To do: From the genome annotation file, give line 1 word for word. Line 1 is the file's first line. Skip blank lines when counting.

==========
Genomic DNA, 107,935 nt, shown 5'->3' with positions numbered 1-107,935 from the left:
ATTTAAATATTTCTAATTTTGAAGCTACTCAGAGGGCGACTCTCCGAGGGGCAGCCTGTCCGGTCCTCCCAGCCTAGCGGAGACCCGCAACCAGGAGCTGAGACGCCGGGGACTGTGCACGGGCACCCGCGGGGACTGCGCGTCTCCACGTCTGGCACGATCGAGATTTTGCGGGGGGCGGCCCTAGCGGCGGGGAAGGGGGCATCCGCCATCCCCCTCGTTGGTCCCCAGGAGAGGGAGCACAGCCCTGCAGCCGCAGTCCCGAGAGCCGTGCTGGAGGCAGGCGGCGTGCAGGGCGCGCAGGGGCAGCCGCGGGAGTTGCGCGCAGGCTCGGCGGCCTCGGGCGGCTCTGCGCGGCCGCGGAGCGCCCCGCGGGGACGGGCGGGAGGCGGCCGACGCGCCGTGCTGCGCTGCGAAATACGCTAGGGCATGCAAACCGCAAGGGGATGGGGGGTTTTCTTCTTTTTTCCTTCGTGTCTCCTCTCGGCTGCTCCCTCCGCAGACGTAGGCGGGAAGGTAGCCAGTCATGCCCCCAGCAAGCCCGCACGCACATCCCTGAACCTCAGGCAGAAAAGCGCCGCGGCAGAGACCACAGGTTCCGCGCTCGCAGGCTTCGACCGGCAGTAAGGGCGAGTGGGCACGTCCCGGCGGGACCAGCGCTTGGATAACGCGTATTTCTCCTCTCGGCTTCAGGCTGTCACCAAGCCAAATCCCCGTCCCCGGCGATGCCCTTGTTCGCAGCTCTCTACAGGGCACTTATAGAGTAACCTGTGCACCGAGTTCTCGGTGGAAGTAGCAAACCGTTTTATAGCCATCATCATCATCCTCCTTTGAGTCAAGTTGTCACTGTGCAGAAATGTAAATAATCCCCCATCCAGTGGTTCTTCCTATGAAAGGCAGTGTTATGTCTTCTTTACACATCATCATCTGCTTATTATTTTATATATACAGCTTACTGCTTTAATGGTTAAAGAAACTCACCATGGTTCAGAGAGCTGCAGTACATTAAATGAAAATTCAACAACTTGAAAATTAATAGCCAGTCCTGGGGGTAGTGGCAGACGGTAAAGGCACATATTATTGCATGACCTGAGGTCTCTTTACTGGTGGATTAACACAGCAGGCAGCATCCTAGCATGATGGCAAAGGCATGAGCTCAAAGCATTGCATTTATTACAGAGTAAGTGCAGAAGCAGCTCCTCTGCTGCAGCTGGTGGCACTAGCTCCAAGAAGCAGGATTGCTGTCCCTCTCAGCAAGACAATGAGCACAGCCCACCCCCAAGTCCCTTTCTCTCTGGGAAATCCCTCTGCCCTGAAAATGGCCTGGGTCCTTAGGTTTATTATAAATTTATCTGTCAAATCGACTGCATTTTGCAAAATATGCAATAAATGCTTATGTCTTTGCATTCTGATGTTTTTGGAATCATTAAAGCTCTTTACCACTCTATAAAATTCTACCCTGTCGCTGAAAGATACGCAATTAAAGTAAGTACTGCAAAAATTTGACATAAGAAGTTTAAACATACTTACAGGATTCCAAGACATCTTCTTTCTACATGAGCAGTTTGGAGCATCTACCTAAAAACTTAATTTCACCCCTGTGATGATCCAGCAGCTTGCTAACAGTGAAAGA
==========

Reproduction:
Genomic DNA, 107,935 nt, shown 5'->3' with positions numbered 1-107,935 from the left: